On this day in 2010, the first iPads had gone on sale and Ke$ha's "TiK ToK" was the top song on the radio. Meanwhile, the Affordable Care Act had just become law, the Sustainable Growth Rate was still wreaking havoc and I was compiling the first-ever issue of FiercePracticeManagement.
While many physicians agree that it's helpful for patients to seek a second medical opinion about a serious diagnosis or treatment plan--especially considering diagnostic errors occur in 10 to 15 percent of cases--the common practice is not always simple. A recent post from Kaiser Health News highlighted several caveats regarding second opinions, which may be useful for physicians and patients to understand and discuss.
We know that practice location can be a powerful recruiting tool. But what is a practice to do if it is situated in a region that physicians may consider less desirable? A recent article from Medscape may offer some insights into what qualities of your locale you may want to more deliberately promote.
While there is no one right way to give bad news, physicians who do so incorrectly in patients' eyes risk being replaced, according to an article from the Wall Street Journal.
Most women (65 percent) don't discuss their personal risk for certain cancers or proper screening techniques with their doctors, according to a new study.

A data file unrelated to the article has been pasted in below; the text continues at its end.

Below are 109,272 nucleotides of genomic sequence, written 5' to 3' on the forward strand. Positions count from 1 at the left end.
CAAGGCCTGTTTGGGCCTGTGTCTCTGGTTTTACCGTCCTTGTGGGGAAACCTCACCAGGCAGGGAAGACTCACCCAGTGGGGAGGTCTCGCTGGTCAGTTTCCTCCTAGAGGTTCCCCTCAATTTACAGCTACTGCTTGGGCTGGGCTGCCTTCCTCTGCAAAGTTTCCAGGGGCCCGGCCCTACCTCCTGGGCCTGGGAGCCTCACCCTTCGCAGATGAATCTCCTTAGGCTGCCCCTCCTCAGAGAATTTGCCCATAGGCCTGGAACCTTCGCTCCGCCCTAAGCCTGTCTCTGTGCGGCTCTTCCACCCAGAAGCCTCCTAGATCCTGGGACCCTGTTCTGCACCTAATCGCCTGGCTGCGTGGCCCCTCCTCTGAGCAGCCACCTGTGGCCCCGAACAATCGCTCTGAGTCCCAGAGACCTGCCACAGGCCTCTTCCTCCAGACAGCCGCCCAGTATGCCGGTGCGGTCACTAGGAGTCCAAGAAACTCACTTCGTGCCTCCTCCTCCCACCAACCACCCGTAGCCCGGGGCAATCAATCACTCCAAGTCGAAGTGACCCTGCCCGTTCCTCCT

The average annual health cost for a family of four in the United States has now reached $24,671, according to the latest Milliman Medical Index. That's a 6.3 percent increase over the past year, and the annual cost for a typical family has nearly tripled since 2001.
Peer support and formal mentorship programs don't just benefit healthcare employees, but they can also help patients manage their health. Although clinicians once resisted the idea of directing patients to peer mentors--who they feared might give flawed medical advice or undermine their roles--the era of patient-centered care has ushered in numerous programs that aim to pair patients facing similar medical challenges, according to an article from the Wall Street Journal.
Whether retail health is a threat or an asset to primary care providers, there's no question it's a game changer. The good news is that most patients do not regard retail clinics as a substitute for regular primary care, according to a survey from Kalorama Information, but the health needs that do drive patients to use convenience clinics should cause traditional practices concern.
There are several valid reasons a patient or family member may wish to take an audio recording of a medical visit, but many doctors are uncomfortable with being on the record in this manner. A recent article from the Washington Post discusses both sides of the issue, as well as how physicians can navigate the risks associated with either allowing or not allowing patients to record visits.
A few weeks ago, I offered three suggestions for effective communication. The next three may sound obvious but can require a bit more conscious effort than some of us realize.